Tac Corner: IR35 revisited - but watch for a U-turn

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QUESTION: I am an IT contractor working for a small number of large companies. I have my own personal service company to provide services. My customers are seeking to apply IR35 however I understand that there has been a change to this legislation announced in the recent mini budget?

ANSWER: The IR35 legislation applies to individuals who seek to sell their services via a limited company rather than be employed on a payroll. There is a considerable advantage to selling services via a company for both the contractor operating through the company and the party that has engaged the company to perform the services because such an arrangement bypasses the traditional employee/employer relationship which is taxed under the PAYE system and attracts national insurance.

The abuse of personal service companies was highlighted in recent years with a number of high-profile individuals providing their services to organisations such as the BBC via a company rather than being on payroll. Although a small number of these people have successfully challenged the ruling that they were employees, the arguments have gone largely in favour of HMRC in the past number of years.

An individual operating through a personal service company but with only one main customer for whom they provide full time services is highly likely to be caught by the IR35 legislation. However, if you are providing services to several customers you may fall outside the legislation.

HMRC had considerably strengthened the IR35 legislation in 2017 for public sector workers by putting the onus on the employer to determine whether or not an individual was genuinely self-employed and not an employee. In 2021, this change in the legislation was extended to large private sector employers.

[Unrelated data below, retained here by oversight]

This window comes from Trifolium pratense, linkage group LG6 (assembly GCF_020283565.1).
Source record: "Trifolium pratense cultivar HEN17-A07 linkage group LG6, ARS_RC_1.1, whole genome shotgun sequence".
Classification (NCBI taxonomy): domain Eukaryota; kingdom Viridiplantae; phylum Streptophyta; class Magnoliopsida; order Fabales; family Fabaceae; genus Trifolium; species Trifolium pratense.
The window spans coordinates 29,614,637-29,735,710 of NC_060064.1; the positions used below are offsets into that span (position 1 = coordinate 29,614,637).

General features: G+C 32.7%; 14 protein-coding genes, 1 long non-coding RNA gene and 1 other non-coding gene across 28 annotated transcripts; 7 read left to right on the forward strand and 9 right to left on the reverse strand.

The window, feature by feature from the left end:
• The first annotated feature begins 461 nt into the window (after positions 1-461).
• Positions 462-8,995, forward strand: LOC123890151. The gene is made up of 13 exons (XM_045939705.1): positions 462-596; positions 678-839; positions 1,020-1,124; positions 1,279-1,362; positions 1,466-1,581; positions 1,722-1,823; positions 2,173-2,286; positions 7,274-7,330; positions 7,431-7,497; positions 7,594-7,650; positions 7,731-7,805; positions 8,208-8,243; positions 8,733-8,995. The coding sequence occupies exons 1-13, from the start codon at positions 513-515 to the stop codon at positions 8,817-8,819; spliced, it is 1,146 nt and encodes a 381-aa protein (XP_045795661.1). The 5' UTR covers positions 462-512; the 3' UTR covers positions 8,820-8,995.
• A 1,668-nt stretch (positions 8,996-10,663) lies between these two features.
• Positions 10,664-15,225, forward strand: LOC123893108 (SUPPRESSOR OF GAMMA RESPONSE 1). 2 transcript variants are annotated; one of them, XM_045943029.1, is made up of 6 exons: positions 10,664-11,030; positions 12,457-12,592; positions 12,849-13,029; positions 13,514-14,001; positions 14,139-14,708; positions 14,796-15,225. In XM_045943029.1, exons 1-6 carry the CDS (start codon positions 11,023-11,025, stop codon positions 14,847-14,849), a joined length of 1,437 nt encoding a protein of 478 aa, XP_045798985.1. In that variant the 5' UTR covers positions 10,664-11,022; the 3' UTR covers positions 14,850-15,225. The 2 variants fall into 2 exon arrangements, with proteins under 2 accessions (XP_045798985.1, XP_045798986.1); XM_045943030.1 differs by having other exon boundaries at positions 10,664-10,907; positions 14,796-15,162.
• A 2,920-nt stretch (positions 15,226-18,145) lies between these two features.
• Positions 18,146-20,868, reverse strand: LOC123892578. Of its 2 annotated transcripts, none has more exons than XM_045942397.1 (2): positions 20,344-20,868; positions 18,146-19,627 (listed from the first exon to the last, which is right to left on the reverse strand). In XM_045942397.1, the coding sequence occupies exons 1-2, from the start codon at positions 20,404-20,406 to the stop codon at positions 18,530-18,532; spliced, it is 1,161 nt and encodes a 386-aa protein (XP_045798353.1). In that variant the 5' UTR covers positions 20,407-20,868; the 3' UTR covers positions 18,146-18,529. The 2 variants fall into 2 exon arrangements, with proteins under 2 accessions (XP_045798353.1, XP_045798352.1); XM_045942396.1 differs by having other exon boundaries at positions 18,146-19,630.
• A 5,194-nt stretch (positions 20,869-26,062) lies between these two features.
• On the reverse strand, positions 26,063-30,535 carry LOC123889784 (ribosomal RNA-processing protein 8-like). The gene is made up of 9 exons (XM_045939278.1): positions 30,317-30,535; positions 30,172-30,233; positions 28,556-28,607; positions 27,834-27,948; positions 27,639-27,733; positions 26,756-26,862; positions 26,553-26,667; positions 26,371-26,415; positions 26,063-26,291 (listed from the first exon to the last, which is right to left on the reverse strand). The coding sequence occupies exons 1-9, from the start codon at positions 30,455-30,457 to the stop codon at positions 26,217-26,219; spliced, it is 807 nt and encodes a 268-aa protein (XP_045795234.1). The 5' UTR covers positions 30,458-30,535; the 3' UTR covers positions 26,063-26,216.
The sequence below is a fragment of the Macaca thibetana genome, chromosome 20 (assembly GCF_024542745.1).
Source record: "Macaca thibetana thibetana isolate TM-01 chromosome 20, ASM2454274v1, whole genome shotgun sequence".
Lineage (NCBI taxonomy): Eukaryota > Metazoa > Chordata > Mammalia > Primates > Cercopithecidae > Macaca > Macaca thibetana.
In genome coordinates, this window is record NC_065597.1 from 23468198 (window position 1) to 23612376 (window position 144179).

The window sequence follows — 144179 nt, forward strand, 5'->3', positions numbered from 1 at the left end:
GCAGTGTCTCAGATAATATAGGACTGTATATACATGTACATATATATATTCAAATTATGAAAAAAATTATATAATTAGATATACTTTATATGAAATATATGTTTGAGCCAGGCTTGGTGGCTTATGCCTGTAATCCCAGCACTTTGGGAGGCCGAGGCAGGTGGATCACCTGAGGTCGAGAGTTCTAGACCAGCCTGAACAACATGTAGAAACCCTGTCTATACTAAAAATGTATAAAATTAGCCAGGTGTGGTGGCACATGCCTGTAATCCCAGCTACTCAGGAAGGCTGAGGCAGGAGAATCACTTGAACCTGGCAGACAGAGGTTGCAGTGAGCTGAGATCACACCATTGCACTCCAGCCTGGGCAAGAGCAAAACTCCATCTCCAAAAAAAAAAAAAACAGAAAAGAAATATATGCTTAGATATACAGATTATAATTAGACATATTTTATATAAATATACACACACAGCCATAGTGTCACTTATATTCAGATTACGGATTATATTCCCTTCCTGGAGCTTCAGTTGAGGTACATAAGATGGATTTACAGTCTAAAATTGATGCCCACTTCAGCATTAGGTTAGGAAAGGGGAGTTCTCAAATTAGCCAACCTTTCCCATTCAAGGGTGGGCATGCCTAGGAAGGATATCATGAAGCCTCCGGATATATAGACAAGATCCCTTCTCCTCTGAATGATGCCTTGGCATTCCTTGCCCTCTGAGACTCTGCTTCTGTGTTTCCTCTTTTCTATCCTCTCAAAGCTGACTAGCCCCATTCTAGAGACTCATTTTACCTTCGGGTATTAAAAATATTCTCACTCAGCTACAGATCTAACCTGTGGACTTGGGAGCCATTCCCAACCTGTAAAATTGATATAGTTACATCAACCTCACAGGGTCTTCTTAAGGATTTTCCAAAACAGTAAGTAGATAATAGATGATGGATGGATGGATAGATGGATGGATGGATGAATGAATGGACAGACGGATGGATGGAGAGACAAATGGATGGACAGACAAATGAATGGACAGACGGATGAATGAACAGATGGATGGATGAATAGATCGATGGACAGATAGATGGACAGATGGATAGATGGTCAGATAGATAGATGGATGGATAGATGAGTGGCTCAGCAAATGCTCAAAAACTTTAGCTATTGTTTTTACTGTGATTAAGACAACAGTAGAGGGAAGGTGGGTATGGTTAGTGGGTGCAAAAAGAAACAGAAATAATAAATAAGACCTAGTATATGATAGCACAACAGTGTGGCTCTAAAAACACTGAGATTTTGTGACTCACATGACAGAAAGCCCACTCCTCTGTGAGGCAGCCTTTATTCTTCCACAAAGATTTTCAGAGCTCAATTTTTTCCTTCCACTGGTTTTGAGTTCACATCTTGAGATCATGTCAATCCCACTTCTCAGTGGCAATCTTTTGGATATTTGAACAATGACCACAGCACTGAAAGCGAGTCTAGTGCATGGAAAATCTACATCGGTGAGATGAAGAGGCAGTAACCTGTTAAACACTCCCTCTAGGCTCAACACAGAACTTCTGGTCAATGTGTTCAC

The recent mini budget plans to repel this reform by reversing the changes made for both public and private sector workers in the past. The reason this has been reversed is that many large companies retaining the services of the contractors had taken a prudent approach forcing all contractors inside IR35 whether or not they failed employment status tests.

It is estimated that over 150,000 freelance contractors have ceased self-employment as a result of the previous IR35 legislation.

From April 2023, it will be back to the contractor to determine their own employment status and you will therefore need to self-assess yourself as to whether or not you fit the criteria of self-employed and therefore are outside the scope of PAYE.

The relevant factors in making this decision include the degree of control over work that you will do and hours that you will work; whether or not you provide your own equipment; if you cannot do the work yourself can you provide a substitute?; do you have any entitlement to holiday pay, sick pay etc. and you work for a number of different customers or just a single customer?.

It remains to be seen how large businesses will react to the reversal in these rules and whether they will insist on putting contractors like yourself on payroll or whether they will accept them as contractors and pay them through their personal service company.

Finally, as this change has not yet passed through Parliament, you should keep an eye on its progress as we could see yet another mini-budget U-turn!

Paddy Harty ( is partner at FPM Accountants Ltd ( The advice in this column is specific to the facts surrounding the question posed. Neither the Irish News nor the contributors accept any liability for any direct or indirect loss arising from any reliance placed on replies.